Thursday, 24 January 2019

Latin America Loan: Minera Frisco’s US$1.1bn acquisition loan

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Risks and rewards

One of the few Latin America acquisition financings to see the light of day over the last year, Minera Frisco’s US$1.1bn five-year loan stood out not only for its size in a market dominated by smaller trades and refinancings, but for the challenge of selling debt from a start-up with high leverage.

As a spin-off from Mexican billionaire Carlos Slim’s conglomerate Grupo Carso, Minera Frisco was bound to attract attention in a market where banks covet assets. The strength of the controlling shareholder was a plus, but execution was far from simple.

“It is a junior mining company that is not always easy, they had a lot of projects coming on line and banks are not used to taking that risk,” said Gonzalo Isaacs, head of Latin American loans at Bank of America Merrill Lynch, which acted as sole lead arranger and bookrunner.

In-depth discussions with the company were required to get banks comfortable with a high leverage ratio, despite talk of an attractive initial margin of 300bp plus over Libor. The US$750m purchase of Mexican assets from Canada’s AuRico Gold, which the loan was funding, also had ratings agencies fretting about operational and execution challenges as the company started its modernisation projects.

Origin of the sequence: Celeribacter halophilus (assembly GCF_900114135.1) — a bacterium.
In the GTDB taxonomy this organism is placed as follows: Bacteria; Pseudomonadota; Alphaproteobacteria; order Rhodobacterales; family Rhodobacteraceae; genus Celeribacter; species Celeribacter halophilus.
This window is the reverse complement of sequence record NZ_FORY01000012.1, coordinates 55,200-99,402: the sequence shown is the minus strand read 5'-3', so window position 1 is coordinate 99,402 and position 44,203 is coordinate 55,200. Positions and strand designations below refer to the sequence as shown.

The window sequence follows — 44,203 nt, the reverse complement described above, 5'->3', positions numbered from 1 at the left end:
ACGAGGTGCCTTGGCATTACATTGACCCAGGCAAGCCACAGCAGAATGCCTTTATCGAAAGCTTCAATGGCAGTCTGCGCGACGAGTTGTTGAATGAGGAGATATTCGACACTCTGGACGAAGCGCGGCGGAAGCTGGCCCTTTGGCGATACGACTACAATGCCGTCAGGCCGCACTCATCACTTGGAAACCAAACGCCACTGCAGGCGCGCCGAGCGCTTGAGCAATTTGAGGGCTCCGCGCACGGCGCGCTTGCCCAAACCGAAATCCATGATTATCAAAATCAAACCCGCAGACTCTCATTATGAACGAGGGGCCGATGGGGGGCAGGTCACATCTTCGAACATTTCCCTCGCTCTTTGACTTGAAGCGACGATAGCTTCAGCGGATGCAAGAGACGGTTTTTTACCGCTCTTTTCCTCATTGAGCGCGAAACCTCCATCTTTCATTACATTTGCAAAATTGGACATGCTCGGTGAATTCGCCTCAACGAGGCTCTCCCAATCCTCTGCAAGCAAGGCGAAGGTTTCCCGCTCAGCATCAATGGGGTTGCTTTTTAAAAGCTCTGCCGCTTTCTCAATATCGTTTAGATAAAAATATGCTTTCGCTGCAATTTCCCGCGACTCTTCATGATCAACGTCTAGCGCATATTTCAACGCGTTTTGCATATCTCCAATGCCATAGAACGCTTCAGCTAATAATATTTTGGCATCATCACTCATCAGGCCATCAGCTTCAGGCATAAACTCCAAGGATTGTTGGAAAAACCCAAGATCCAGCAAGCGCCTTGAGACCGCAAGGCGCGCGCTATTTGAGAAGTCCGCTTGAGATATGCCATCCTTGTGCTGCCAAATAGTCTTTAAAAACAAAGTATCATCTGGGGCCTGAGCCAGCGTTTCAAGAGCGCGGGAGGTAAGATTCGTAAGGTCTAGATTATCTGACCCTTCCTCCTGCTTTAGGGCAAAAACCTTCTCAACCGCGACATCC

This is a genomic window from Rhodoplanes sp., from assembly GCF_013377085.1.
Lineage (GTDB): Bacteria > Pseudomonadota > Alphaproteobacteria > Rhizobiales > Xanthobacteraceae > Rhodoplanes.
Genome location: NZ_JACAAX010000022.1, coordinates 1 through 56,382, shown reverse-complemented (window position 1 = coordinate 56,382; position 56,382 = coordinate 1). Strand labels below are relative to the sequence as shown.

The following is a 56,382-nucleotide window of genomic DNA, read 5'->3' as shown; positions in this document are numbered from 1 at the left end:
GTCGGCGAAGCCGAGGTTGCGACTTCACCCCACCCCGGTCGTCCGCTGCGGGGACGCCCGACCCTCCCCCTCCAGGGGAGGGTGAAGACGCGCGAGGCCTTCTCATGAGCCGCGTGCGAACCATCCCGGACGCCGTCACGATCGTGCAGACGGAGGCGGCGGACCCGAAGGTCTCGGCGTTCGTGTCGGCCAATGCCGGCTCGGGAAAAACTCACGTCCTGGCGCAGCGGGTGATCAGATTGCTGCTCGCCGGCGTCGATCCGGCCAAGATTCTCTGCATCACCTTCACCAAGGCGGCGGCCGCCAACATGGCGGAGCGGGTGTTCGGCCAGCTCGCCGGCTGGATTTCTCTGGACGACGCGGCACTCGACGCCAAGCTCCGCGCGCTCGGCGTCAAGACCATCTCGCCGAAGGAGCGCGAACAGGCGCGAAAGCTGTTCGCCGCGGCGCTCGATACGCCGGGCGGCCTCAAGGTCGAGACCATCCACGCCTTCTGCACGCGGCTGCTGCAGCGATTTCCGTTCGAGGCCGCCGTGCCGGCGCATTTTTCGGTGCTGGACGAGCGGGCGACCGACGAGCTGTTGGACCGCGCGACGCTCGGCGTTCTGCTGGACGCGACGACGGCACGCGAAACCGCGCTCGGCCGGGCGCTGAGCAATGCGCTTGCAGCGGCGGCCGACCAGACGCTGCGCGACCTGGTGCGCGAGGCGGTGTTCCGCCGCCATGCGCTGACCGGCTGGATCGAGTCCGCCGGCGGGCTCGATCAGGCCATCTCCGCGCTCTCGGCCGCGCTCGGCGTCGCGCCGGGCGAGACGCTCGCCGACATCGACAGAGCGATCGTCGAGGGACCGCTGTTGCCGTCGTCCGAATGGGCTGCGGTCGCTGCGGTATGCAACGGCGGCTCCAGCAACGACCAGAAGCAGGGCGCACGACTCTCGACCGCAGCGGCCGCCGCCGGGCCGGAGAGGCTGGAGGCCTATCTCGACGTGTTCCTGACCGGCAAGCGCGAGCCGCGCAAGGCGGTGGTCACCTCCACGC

Against that backdrop, loan pricing levels were very difficult to set. Banks typically willing to accept such risks in return for higher margins were disinclined to participate because the loan was tied to a leverage grid, so it had the potential to drop to around 150bp once projects became fully operational.

In addition, more risk-averse institutions were hesitant to extend credit to a company with a leverage ratio of close to five times, and with no independent audit for Minera Frisco’s resources several large and liquid Japanese institutions decided to give the transaction a wide berth.

Leveraging Minera Frisco’s strengths and its sponsorship from Slim, who saw the spin-off as a pet project, BofA Merrill nevertheless was still able to entice a total of 10 banks into the deal. 

It did this partly by having the four senior MLAs – Barclays, JP Morgan, HSBC and Scotiabank – to take an active role in the syndication process. This not only gave them a share in the economics, but also allowed them to have face time with a borrower that potentially had more ancillary business down the road.  

By the time of  signing in December 2012, banks completed a two-stage syndication process with commitments ranging from US$50m to US$212.5m in a deal that was 1.4 times oversubscribed and came with an out-of-the-box margin of 325bp over Libor.

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